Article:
Monday 1 October 2012

Evolution of an Idea: Creating a Cover Illustration

I managed to get all my 'cut-outs' done in time (phew) and the book's mock-up will be in production at Gullane as we speak, ready for presentation at the Frankfurt Book Fair, to try and hook interest for as many co-editions as possible. 

But I had yet another cause to put my pastel artwork on hold: a cover design was needed too. We often leave the cover design to the end - I am more familiar with the characters by then and it's easier to get a feel for what would work, once you can see the rest of the artwork.

Anyway, I needed to come up with something in a hurry. I felt both characters needed to be on the front, but nothing much else (apart from the title etc, obviously), to keep it punchy. I did the sketch above as a starting point, but felt it needed more humour, so thought I could use the dog food problem to make things more funny. The ice-cream seemed to work well for Sparky and I tried out 3 alternative versions of Lucy:

One fundamental problem though, is that two characters side by side create a very landscape-format illustration, for what is a portrait-format cover. That means they would ultimately be quite small in the space.

My Art Director suggested I move them closer together, having them hugging, which would help the format and also make it a warmer relationship. 

Trouble is, Lucy has a very wide head, so she can't easily get close without eclipsing Sparky, and his long nose has to face away from her, or they'd collide. Plus, his school uniform begins to disappear behind her and it all gets a bit visually confusing.

'We need a more graphic approach,' said my Art Director. So I played with having the characters poking in top and bottom, using blocks of colour to hold them in place and break up the space. John suggested the curly shape below and the idea that the title letters could swap colours with the background shapes, to echo the theme.

Then I had another go at bringing the two characters together, keeping the colour-swapping idea, but using hand-holding instead of hugging. I also tried a slightly simpler version of John's idea then sent these three designs back to the Art Director.

She liked the third, simpler one best, but said it needed more humour, rightly pointing out that, unless you've read the story, Sparky could be just another animal wearing clothes, as they so often do in picture books: people might not get the 'swapping' idea and so Lucy's nose would just be confusing. She also preferred Sparky's ballet outfit to the school uniform.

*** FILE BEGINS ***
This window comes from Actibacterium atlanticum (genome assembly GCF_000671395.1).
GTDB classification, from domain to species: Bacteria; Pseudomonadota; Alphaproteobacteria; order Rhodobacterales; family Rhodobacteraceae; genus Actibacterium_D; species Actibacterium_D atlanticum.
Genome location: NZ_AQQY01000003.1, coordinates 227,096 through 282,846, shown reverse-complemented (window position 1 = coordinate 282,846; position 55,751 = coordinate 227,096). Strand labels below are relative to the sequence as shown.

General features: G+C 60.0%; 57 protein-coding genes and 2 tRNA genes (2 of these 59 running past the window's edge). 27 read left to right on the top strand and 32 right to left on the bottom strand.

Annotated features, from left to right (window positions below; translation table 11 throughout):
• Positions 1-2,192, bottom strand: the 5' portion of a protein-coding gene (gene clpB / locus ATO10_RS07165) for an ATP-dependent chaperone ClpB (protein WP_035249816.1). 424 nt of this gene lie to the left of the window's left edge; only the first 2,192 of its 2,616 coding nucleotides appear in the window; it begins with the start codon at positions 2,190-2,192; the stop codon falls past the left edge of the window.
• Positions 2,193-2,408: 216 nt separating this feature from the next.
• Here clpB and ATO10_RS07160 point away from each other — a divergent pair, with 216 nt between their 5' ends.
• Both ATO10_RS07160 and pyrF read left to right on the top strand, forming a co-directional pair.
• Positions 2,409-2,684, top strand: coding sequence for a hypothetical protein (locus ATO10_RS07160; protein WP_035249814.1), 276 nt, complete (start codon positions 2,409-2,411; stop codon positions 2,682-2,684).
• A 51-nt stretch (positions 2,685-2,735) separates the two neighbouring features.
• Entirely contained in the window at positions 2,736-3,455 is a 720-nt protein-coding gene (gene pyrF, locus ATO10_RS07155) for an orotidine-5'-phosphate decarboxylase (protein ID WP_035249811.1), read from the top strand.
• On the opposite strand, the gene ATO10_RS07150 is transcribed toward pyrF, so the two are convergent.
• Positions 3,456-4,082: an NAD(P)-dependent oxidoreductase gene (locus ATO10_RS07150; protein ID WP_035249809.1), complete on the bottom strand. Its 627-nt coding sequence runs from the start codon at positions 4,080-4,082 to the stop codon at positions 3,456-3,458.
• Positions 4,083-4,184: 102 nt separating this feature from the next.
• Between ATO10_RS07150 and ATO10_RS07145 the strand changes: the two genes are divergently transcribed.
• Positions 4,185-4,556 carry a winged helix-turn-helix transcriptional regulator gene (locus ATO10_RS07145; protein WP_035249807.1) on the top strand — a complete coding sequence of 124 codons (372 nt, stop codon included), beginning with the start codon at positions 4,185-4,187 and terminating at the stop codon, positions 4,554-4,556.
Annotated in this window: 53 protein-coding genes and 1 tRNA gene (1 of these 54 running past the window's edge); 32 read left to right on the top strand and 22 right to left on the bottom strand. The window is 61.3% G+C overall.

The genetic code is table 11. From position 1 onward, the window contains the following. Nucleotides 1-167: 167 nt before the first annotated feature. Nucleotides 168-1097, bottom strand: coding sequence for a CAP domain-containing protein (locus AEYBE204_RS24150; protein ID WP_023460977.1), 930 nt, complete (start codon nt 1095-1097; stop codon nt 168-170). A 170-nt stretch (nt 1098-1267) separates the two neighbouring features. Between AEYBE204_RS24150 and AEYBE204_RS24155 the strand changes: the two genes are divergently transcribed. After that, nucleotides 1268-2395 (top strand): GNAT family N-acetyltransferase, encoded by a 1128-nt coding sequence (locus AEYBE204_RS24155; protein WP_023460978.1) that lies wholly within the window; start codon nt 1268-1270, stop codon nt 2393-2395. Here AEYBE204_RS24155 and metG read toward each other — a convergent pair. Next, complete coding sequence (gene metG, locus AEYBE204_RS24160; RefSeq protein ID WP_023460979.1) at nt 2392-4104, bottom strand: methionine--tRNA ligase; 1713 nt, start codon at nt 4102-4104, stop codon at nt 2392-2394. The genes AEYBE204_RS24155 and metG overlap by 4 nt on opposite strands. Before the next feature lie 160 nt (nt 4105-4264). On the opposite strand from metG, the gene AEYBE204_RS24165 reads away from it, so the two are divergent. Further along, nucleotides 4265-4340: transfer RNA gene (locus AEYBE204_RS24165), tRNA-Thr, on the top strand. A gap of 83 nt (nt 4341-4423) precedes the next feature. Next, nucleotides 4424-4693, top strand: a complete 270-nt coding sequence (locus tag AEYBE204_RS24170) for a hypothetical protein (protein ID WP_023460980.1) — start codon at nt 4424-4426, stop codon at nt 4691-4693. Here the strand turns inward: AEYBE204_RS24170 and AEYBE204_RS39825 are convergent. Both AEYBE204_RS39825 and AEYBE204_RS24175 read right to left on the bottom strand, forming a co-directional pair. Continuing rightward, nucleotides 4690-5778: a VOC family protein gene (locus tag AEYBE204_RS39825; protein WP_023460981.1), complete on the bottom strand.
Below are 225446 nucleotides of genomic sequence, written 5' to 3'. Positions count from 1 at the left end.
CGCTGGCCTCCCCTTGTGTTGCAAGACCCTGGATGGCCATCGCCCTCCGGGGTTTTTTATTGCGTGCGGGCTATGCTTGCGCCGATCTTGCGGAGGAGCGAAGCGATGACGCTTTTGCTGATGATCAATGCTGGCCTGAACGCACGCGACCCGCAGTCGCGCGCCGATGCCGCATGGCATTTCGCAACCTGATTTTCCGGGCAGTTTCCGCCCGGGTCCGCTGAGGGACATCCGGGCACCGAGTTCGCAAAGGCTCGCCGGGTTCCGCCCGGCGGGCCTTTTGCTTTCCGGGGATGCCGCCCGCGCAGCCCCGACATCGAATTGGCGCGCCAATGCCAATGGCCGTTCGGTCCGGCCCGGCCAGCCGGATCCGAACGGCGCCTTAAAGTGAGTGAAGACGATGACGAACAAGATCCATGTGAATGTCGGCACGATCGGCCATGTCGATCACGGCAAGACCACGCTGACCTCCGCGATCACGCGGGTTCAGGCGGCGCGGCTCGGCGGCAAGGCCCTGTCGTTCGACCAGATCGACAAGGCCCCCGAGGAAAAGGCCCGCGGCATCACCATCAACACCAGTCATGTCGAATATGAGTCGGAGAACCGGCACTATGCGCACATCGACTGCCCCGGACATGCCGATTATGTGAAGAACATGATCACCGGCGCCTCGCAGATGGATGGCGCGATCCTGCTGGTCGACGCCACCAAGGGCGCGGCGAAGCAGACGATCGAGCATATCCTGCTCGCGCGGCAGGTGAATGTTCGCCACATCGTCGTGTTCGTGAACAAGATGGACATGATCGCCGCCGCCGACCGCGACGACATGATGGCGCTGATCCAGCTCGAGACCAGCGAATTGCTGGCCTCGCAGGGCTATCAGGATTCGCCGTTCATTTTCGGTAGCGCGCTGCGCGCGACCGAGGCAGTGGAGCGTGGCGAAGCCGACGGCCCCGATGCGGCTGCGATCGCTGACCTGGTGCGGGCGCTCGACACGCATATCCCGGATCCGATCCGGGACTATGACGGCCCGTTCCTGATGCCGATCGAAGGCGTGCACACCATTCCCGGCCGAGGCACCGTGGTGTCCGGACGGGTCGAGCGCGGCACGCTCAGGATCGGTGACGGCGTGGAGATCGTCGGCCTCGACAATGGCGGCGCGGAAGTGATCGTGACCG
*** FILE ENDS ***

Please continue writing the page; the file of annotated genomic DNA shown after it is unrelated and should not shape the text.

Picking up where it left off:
I had deliberately shied away from using the ballet costume on the cover, since I discovered Dogs Don't Do Ballet: Sara Ogilvie unfortunately uses a very similar outfit. But the ballet costume did offer more scope for extra humour. I managed to squeeze Sparky's foot, with Lucy's tiny shoe, into the picture then looked on Google for other children's ballet accessories and found the tiara. J
ust to be on the safe side, I gave Lucy a bone, to underpin the idea that she is supposed to be in a dog disguise:

Both my Art Director and Editor loved it - hurrah!

The patchwork letters were another brain-wave of John's by the way, the idea being that they are another DIY activity, like the home-made nose. I think they make it really funky: well done John x 


Irene said...

Interesting to see how the idea evolved and the amazing team work!!Very funny and creative cover!!You could include "the hand made nose instructions" on your website later on, for the children to print, colour and wear. It would have been nice if it was at the end of the book, but too late for that?
Now we just have to patiently wait to be out...ah:)

Lynne the Pencil said...

Fun idea Irene! Unfortunately there isn't room as we are already using the endpapers, but I could use the idea for school storytellings. It would be fun to have the whole class turn themselves into dogs! Not sure how I'd do the ears though...

Andrea said...

The final cover is awesome! I love the details you added (bone, ballet shoe, tiara, patchwork letters). Very nice work!

Unknown said...

So many people to please, oh my. In their defense the final piece looks fabulous.

Irene said...

For the ears, a bit of card and a headband see this link for tips ;)

Lynne the Pencil said...

Thanks Irene. Unfortunately I have to do workshops that use immediately available, virtually free resources, so headbands wouldn't work - got to be all paper, pencils and sellotape!

theartofpuro said...

Love to see the work in progress!Your pencils are great,me too I love the third one:)

Anonymous said...

Wow what really cute little characters! Good luck at the art fair :) Natalie@Advocate art.

Michel said...

Your sketchwork is really inspiring. nice kid friendly stuff.